Indoor culture in the form of performance-arts venues mostly will use the summer to prepare for the fall season – and getting buildings in careful shape.

“We’re taking it from the door all the way to the seats, to the restrooms, to the box office, to the concession areas … to make it as safe as possible,” says Dolly Vogt, of ASM Global, which manages the Altria Theater and Dominion Energy Center. There will be no NFL summer training at the other Richmond facility she oversees.

Vogt has 10,000 masks with more on the way, and has ordered signs, scanners for temperature checks and is planning safe ways to conduct ticket purchases. When the governor gives the word, Vogt says, “I’m going to be ready to open almost immediately.”

Most shows have shifted to early 2021. But the Richmond Symphony will hold its summer concert series at Dominion Energy, in the venue’s smaller Gottwald Playhouse. The event, “Comfort and Joy! – the Beethoven Summer Series,” is scheduled to start July 9.

“I can tell you, we’ll get through this,” Vogt says.

Comfort and joy. A far cry from job losses, anxiety, loneliness and deaths that marked the pandemic. A juxtaposition against discomfort, anger and joy that marked the news of Confederate statues coming down on Monument Avenue.

A hallmark of Richmond summers is tracking the hottest days. This year the more important temperature check might be yours.

Maybe that’s what this summer holds – a temperature check. The potential to triumph over what has weighed people down. More hours of daylight and shorter shadows. This will be a season of transition, even as it is marked by official phases. Toes in the cold water, testing what might feel normal again.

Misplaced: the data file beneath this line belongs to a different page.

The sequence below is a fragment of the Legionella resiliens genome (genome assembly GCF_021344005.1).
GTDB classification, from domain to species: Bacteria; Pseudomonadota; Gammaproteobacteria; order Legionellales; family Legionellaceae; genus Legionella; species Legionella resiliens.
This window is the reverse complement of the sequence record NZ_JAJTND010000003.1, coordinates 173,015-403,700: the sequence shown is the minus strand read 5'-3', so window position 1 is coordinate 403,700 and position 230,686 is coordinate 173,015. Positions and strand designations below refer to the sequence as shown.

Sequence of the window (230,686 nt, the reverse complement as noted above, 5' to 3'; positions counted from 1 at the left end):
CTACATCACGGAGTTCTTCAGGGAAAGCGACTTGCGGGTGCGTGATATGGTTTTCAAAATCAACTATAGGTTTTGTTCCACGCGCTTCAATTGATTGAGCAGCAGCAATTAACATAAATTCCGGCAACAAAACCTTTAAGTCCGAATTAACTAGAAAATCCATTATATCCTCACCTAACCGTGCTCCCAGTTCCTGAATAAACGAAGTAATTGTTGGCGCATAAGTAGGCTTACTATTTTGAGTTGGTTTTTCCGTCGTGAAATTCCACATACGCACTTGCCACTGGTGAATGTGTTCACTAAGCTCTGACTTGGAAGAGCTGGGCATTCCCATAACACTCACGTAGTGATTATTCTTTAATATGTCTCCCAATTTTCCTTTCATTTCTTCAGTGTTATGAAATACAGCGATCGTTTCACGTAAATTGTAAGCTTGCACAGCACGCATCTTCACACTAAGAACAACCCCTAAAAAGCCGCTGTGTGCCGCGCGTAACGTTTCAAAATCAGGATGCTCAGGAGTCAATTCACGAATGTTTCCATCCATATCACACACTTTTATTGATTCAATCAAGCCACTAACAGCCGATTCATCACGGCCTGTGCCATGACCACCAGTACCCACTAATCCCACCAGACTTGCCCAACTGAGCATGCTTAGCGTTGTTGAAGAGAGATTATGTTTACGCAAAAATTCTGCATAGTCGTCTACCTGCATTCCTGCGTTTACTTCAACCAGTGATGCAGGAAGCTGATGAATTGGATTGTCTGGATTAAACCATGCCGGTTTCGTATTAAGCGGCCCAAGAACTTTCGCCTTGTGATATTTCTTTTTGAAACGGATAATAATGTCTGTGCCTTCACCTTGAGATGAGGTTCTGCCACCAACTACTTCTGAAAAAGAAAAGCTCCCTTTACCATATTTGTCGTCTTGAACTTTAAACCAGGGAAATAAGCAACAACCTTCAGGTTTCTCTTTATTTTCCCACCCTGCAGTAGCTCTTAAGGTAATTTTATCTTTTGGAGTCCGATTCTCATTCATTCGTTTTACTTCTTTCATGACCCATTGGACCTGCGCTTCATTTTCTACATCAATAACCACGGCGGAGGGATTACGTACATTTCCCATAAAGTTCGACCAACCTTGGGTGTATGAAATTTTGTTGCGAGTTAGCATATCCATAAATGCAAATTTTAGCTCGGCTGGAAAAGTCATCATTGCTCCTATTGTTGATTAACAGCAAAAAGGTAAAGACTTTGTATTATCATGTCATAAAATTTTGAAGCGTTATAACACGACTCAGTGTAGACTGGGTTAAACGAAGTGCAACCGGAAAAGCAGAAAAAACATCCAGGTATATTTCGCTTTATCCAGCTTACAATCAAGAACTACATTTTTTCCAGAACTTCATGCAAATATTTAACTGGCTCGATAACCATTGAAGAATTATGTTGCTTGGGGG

Jon Lugbill, executive director of Sports Backers, thinks back on his days paddling in whitewater canoe races, competing internationally on the U.S. team. Its athletes trained through the good and bad weather, while their rivals on the French team sat out the rainy, cold days.

When it came time for the 1987 world championships in France, the weather was miserable. Lugbill’s American team won. The rocky times had helped. “In our brains,” he says, “you just went out and did it. We were just used to playing in the storm.”

That’s how Sports Backers has approached its events, Lugbill says, coming up with creative solutions and socially distant guidelines. The organization launched a Great American 5,000 virtual race, which has drawn at least 70 teams. In July, a Run Bike Relay is scheduled, and team training for the VCU Health Richmond Marathon will start. The Patrick Henry Half Marathon is set for August.

Will there be a Monument Avenue 10-K in September? “We’re working on ways to be able to have it,” Lugbill says.